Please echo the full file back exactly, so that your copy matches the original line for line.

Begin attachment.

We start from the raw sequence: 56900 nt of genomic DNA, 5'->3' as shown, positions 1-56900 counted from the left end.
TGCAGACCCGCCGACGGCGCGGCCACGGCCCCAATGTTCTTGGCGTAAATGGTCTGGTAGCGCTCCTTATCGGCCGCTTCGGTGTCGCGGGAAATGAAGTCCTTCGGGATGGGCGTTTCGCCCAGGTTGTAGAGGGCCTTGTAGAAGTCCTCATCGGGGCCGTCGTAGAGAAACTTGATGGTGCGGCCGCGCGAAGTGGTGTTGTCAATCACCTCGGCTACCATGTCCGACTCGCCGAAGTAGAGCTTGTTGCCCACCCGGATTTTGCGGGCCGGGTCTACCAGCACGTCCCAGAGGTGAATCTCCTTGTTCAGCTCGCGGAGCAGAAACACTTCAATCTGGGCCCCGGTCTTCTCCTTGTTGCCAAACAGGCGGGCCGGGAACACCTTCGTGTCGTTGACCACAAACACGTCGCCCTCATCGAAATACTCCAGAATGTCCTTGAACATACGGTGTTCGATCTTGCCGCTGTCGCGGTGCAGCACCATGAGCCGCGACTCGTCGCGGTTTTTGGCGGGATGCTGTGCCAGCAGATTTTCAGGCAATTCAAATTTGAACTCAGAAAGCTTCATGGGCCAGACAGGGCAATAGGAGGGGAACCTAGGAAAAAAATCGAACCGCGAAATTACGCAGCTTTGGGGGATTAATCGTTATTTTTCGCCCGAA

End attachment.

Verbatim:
We start from the raw sequence: 56900 nt of genomic DNA, 5'->3' as shown, positions 1-56900 counted from the left end.
TGCAGACCCGCCGACGGCGCGGCCACGGCCCCAATGTTCTTGGCGTAAATGGTCTGGTAGCGCTCCTTATCGGCCGCTTCGGTGTCGCGGGAAATGAAGTCCTTCGGGATGGGCGTTTCGCCCAGGTTGTAGAGGGCCTTGTAGAAGTCCTCATCGGGGCCGTCGTAGAGAAACTTGATGGTGCGGCCGCGCGAAGTGGTGTTGTCAATCACCTCGGCTACCATGTCCGACTCGCCGAAGTAGAGCTTGTTGCCCACCCGGATTTTGCGGGCCGGGTCTACCAGCACGTCCCAGAGGTGAATCTCCTTGTTCAGCTCGCGGAGCAGAAACACTTCAATCTGGGCCCCGGTCTTCTCCTTGTTGCCAAACAGGCGGGCCGGGAACACCTTCGTGTCGTTGACCACAAACACGTCGCCCTCATCGAAATACTCCAGAATGTCCTTGAACATACGGTGTTCGATCTTGCCGCTGTCGCGGTGCAGCACCATGAGCCGCGACTCGTCGCGGTTTTTGGCGGGATGCTGTGCCAGCAGATTTTCAGGCAATTCAAATTTGAACTCAGAAAGCTTCATGGGCCAGACAGGGCAATAGGAGGGGAACCTAGGAAAAAAATCGAACCGCGAAATTACGCAGCTTTGGGGGATTAATCGTTATTTTTCGCCCGAA